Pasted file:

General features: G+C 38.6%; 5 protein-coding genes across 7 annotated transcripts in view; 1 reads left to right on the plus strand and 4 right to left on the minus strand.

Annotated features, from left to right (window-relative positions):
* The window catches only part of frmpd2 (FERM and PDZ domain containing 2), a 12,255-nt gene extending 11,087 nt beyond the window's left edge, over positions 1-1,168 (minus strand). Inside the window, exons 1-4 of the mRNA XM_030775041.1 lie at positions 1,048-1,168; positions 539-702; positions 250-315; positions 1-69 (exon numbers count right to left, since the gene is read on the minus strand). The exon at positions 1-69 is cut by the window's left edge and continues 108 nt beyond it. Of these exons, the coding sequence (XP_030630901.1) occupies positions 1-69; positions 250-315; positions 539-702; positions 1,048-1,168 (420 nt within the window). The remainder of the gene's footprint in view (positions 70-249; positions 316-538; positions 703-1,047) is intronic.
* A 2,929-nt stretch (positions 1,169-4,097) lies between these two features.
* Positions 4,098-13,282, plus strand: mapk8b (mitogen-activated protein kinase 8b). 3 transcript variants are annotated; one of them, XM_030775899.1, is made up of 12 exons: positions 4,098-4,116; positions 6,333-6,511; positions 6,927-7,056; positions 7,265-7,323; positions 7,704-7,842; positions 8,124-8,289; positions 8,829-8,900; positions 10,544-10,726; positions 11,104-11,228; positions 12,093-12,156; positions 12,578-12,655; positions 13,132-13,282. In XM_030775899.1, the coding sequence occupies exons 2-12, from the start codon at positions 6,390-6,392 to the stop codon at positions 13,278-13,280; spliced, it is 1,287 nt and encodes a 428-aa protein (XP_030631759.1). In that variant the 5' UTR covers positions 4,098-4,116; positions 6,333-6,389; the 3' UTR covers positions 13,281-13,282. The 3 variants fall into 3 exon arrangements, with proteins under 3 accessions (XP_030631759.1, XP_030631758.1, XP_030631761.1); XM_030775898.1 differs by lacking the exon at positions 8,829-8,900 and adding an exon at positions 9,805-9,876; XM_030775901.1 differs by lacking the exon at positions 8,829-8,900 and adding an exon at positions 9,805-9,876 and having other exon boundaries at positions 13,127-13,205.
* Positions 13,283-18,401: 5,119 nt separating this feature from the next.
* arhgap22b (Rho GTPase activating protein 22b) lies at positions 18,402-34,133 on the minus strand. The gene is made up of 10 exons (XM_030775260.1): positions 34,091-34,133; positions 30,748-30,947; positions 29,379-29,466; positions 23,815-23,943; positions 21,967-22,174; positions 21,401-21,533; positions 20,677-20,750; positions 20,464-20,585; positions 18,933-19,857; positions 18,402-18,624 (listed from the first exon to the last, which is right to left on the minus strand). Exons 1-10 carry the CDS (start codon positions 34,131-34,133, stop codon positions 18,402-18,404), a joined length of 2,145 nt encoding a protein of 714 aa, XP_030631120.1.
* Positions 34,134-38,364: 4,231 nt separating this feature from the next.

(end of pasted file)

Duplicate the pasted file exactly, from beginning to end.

General features: G+C 38.6%; 5 protein-coding genes across 7 annotated transcripts in view; 1 reads left to right on the plus strand and 4 right to left on the minus strand.

Annotated features, from left to right (window-relative positions):
* The window catches only part of frmpd2 (FERM and PDZ domain containing 2), a 12,255-nt gene extending 11,087 nt beyond the window's left edge, over positions 1-1,168 (minus strand). Inside the window, exons 1-4 of the mRNA XM_030775041.1 lie at positions 1,048-1,168; positions 539-702; positions 250-315; positions 1-69 (exon numbers count right to left, since the gene is read on the minus strand). The exon at positions 1-69 is cut by the window's left edge and continues 108 nt beyond it. Of these exons, the coding sequence (XP_030630901.1) occupies positions 1-69; positions 250-315; positions 539-702; positions 1,048-1,168 (420 nt within the window). The remainder of the gene's footprint in view (positions 70-249; positions 316-538; positions 703-1,047) is intronic.
* A 2,929-nt stretch (positions 1,169-4,097) lies between these two features.
* Positions 4,098-13,282, plus strand: mapk8b (mitogen-activated protein kinase 8b). 3 transcript variants are annotated; one of them, XM_030775899.1, is made up of 12 exons: positions 4,098-4,116; positions 6,333-6,511; positions 6,927-7,056; positions 7,265-7,323; positions 7,704-7,842; positions 8,124-8,289; positions 8,829-8,900; positions 10,544-10,726; positions 11,104-11,228; positions 12,093-12,156; positions 12,578-12,655; positions 13,132-13,282. In XM_030775899.1, the coding sequence occupies exons 2-12, from the start codon at positions 6,390-6,392 to the stop codon at positions 13,278-13,280; spliced, it is 1,287 nt and encodes a 428-aa protein (XP_030631759.1). In that variant the 5' UTR covers positions 4,098-4,116; positions 6,333-6,389; the 3' UTR covers positions 13,281-13,282. The 3 variants fall into 3 exon arrangements, with proteins under 3 accessions (XP_030631759.1, XP_030631758.1, XP_030631761.1); XM_030775898.1 differs by lacking the exon at positions 8,829-8,900 and adding an exon at positions 9,805-9,876; XM_030775901.1 differs by lacking the exon at positions 8,829-8,900 and adding an exon at positions 9,805-9,876 and having other exon boundaries at positions 13,127-13,205.
* Positions 13,283-18,401: 5,119 nt separating this feature from the next.
* arhgap22b (Rho GTPase activating protein 22b) lies at positions 18,402-34,133 on the minus strand. The gene is made up of 10 exons (XM_030775260.1): positions 34,091-34,133; positions 30,748-30,947; positions 29,379-29,466; positions 23,815-23,943; positions 21,967-22,174; positions 21,401-21,533; positions 20,677-20,750; positions 20,464-20,585; positions 18,933-19,857; positions 18,402-18,624 (listed from the first exon to the last, which is right to left on the minus strand). Exons 1-10 carry the CDS (start codon positions 34,131-34,133, stop codon positions 18,402-18,404), a joined length of 2,145 nt encoding a protein of 714 aa, XP_030631120.1.
* Positions 34,134-38,364: 4,231 nt separating this feature from the next.